Rugby World Cup 2015: Defence could be decisive - Edwards
|Rugby World Cup|
|Hosts: England Dates: 18 September-31 October|
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Wales' Rugby World Cup pool could be decided by the best defence, according to assistant coach Shaun Edwards.
Wales begin their campaign against Uruguay on Sunday, before facing England, Fiji and Australia.
Defence coach Edwards believes points difference could have a major bearing on which two teams qualify for the quarter-finals.
"It's a big test for us in defence, particularly as the first game after Uruguay is the England game," he said.
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"They have scored the most points in the last two Six Nations, so we are playing against a very potent attacking team who can hit you in all ways.
"The last three Six Nations have been decided on points difference and which teams have conceded the least points, so the defence is very important.
"With such potent attacking talents coming through, there is going to be a lot of tries scored."
Hosts England will get the World Cup underway when they face Fiji on Friday, and Stuart Lancaster's men take on Wales eight days later.
Wales have lost their last two matches against their arch-rivals and Edwards says they have taken a specific approach in training to prepare for England's attacking threats.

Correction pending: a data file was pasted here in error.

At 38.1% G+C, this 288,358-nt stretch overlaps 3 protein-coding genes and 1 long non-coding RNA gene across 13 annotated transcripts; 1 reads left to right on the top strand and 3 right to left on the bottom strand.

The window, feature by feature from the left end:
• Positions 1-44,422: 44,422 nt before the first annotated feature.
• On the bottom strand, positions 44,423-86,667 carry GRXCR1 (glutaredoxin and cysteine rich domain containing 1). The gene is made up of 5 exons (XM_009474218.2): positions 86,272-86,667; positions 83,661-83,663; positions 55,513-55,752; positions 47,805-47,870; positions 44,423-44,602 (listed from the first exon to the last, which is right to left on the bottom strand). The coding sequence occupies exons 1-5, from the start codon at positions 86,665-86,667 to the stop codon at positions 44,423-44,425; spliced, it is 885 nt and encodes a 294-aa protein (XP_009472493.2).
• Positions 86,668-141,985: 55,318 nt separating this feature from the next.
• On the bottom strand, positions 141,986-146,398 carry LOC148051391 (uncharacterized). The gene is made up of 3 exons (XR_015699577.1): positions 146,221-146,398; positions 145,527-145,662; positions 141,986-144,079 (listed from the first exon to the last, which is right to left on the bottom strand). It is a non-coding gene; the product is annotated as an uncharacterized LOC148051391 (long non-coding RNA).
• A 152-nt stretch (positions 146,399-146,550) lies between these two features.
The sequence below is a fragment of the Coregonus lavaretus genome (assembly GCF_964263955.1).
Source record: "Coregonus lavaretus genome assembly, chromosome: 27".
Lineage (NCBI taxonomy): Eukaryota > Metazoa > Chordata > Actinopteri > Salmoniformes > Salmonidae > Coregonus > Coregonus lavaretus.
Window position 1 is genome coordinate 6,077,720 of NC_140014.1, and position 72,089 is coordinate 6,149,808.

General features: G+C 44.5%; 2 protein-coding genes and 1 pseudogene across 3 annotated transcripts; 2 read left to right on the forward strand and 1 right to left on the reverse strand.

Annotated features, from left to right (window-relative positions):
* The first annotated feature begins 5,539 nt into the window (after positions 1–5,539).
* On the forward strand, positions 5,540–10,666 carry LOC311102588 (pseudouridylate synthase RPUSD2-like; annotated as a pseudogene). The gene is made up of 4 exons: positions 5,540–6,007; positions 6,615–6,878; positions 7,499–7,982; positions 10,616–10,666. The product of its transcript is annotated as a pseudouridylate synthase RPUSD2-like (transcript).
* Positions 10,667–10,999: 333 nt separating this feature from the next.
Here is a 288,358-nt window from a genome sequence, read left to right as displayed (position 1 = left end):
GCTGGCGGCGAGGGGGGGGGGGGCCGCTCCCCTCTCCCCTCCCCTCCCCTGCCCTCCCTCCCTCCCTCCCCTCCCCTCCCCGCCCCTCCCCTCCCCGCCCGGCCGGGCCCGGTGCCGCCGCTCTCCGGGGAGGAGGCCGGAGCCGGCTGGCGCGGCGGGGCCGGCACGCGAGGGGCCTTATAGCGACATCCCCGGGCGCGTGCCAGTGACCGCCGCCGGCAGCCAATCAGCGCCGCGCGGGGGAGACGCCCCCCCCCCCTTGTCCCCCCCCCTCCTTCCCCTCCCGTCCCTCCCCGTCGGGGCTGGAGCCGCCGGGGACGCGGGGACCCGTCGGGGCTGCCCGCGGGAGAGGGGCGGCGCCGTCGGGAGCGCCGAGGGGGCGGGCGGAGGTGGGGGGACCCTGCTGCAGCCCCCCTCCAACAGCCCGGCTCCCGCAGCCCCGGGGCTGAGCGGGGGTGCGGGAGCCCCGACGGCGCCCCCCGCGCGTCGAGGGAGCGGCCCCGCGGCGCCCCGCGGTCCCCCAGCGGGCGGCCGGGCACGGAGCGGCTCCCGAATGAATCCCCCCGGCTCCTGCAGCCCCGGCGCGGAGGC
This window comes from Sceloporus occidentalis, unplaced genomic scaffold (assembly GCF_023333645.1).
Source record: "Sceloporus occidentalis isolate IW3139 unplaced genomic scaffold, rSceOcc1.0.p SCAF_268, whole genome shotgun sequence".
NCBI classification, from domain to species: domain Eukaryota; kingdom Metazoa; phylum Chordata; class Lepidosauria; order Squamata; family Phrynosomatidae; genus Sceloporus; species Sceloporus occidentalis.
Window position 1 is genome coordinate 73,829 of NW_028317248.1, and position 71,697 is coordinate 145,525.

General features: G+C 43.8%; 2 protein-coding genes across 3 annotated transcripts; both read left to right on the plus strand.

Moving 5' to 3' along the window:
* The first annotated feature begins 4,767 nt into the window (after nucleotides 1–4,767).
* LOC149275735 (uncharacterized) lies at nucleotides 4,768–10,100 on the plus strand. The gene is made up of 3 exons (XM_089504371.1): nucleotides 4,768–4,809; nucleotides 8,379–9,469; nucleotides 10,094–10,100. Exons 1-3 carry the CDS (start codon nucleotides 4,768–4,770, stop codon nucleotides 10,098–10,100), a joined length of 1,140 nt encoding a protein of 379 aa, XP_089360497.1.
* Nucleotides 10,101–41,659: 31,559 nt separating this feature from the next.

"England's backs have fantastic footwork, so I won't hide the fact we have been practicing a lot against guys with really good feet and that sort of player," Edwards added.
"We have been practising with our own guys and we have got good feet with people like Hallam Amos.
"We have a lot of big backs and powerful guys who, if you run pretty much straight at them, I am confident our guys will be able to tackle you.
"That's why we have been working on all aspects of the defence, either head-on or people with tricky feet and the English players are very good in this department."
Wales' opening fixture of the tournament pits them against Pool A minnows Uruguay, who lost 111-13 to England when they last appeared at a World Cup in 2003 and are a squad of mostly amateur players.
Asked what the South Americans' biggest threat will be, Edwards said: "It is probably their unpredictability.
"Their players are not household names so it's really important we don't underestimate them in any way, and we just need to concentrate on our own performance.
"That unpredictability is unusual because you are playing against players you are not normally playing against. We have footage of them and the lads have been looking at it."